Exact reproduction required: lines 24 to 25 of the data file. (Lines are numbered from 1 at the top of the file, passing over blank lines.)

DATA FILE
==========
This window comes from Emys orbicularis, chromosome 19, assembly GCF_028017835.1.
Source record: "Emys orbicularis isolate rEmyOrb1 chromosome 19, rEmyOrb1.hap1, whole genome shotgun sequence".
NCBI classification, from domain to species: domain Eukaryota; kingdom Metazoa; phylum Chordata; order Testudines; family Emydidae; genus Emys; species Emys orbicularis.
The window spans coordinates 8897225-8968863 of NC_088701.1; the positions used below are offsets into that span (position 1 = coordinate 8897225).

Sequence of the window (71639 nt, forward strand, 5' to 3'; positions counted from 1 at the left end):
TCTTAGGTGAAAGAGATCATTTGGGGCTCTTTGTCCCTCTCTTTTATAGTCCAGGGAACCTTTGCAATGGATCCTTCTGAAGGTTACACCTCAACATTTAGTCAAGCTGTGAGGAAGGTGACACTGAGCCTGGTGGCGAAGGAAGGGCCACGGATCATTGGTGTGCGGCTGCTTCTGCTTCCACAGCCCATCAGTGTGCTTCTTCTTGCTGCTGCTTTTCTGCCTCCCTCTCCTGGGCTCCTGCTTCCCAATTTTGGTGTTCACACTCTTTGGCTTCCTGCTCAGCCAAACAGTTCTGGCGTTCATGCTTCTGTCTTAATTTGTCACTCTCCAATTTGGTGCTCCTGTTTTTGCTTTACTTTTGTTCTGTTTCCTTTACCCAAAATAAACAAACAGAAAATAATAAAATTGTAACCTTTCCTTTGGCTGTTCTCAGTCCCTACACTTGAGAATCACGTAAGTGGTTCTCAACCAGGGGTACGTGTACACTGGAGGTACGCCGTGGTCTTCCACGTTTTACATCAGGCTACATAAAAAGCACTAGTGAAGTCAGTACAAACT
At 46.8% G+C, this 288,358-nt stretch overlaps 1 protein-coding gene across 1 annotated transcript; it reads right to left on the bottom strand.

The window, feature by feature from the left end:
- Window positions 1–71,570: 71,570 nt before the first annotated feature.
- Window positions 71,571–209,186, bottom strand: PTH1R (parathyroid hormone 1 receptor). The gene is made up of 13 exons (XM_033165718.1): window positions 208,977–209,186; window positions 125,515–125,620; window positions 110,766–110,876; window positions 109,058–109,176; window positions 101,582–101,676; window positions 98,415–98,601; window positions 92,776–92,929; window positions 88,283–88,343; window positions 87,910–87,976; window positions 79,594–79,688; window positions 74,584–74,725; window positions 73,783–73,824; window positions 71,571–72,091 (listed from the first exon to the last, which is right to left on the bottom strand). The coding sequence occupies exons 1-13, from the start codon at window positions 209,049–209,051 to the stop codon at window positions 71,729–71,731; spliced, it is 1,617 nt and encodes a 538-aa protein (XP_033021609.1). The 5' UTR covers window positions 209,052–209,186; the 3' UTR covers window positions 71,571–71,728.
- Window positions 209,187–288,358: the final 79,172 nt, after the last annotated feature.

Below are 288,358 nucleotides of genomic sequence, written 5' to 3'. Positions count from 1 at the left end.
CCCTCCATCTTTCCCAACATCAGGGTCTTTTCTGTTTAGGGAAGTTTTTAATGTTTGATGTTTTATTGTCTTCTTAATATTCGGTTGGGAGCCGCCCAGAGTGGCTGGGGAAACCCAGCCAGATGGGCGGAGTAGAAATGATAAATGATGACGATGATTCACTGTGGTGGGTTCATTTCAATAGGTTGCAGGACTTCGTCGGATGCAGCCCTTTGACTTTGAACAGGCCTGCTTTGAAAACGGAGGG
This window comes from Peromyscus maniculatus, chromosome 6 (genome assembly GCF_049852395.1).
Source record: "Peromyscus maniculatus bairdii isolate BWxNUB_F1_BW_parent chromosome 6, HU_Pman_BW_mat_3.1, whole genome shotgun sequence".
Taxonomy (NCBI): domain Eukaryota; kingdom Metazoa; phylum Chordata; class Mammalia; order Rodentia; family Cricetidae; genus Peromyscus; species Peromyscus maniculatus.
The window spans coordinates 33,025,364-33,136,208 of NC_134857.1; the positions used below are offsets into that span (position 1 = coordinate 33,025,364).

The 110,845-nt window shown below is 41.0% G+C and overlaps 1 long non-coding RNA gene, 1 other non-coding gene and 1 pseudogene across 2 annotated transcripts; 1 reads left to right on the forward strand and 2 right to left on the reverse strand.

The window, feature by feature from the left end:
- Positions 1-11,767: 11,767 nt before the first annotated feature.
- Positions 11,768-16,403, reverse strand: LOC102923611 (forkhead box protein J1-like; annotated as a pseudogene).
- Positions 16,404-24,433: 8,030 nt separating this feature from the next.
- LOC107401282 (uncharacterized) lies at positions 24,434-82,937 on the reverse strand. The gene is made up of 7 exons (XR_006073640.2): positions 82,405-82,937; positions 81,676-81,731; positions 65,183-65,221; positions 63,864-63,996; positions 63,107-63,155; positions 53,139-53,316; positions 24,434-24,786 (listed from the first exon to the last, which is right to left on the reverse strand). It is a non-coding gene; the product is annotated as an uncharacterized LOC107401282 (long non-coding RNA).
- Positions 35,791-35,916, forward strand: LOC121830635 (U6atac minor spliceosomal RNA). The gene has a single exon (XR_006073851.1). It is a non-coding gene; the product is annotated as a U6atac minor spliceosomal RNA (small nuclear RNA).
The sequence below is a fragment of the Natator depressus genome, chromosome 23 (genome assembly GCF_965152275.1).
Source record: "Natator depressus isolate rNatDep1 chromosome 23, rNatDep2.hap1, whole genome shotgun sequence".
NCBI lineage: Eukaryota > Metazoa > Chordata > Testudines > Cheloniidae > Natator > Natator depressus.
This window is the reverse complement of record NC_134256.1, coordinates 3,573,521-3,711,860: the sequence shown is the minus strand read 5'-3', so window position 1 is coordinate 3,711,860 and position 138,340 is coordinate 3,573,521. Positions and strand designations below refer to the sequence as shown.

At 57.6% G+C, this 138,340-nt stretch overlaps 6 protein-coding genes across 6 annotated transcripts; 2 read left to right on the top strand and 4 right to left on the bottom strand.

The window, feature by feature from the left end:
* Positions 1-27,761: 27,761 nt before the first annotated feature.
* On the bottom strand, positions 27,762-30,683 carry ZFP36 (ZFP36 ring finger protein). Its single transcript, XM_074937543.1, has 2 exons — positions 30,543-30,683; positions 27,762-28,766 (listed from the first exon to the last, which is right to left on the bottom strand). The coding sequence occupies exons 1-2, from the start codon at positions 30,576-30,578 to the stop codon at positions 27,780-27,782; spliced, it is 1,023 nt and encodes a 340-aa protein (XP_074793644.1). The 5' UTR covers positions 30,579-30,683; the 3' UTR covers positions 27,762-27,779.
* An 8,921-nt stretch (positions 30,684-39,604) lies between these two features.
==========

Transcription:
- Positions 35,791-35,916, forward strand: LOC121830635 (U6atac minor spliceosomal RNA). The gene has a single exon (XR_006073851.1). It is a non-coding gene; the product is annotated as a U6atac minor spliceosomal RNA (small nuclear RNA).
The sequence below is a fragment of the Natator depressus genome, chromosome 23 (genome assembly GCF_965152275.1).